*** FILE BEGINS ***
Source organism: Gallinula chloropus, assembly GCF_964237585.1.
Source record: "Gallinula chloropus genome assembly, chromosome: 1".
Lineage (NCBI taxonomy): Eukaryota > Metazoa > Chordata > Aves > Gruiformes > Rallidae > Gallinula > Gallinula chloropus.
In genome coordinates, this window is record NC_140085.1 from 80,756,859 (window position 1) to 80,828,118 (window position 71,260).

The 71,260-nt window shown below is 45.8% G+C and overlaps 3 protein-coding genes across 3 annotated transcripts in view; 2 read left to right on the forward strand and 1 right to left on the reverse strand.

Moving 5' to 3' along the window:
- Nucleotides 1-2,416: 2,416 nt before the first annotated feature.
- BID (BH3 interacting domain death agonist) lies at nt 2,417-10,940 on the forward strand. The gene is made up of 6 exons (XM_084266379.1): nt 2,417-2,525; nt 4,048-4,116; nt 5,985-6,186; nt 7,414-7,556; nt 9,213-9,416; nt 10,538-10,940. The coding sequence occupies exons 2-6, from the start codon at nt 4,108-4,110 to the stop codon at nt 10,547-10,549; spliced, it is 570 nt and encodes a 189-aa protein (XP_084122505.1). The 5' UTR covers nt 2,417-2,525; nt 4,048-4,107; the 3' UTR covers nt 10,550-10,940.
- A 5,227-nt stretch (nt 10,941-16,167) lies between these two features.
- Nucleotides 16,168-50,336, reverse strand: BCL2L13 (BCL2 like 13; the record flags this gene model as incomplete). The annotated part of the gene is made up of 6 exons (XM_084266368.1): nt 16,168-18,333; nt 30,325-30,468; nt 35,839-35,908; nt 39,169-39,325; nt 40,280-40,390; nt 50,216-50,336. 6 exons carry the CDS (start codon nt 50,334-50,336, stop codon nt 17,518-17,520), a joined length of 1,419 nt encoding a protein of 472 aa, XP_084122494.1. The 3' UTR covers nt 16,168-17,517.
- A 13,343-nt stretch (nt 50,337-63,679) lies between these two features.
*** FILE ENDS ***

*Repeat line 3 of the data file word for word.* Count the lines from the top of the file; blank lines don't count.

Lineage (NCBI taxonomy): Eukaryota > Metazoa > Chordata > Aves > Gruiformes > Rallidae > Gallinula > Gallinula chloropus.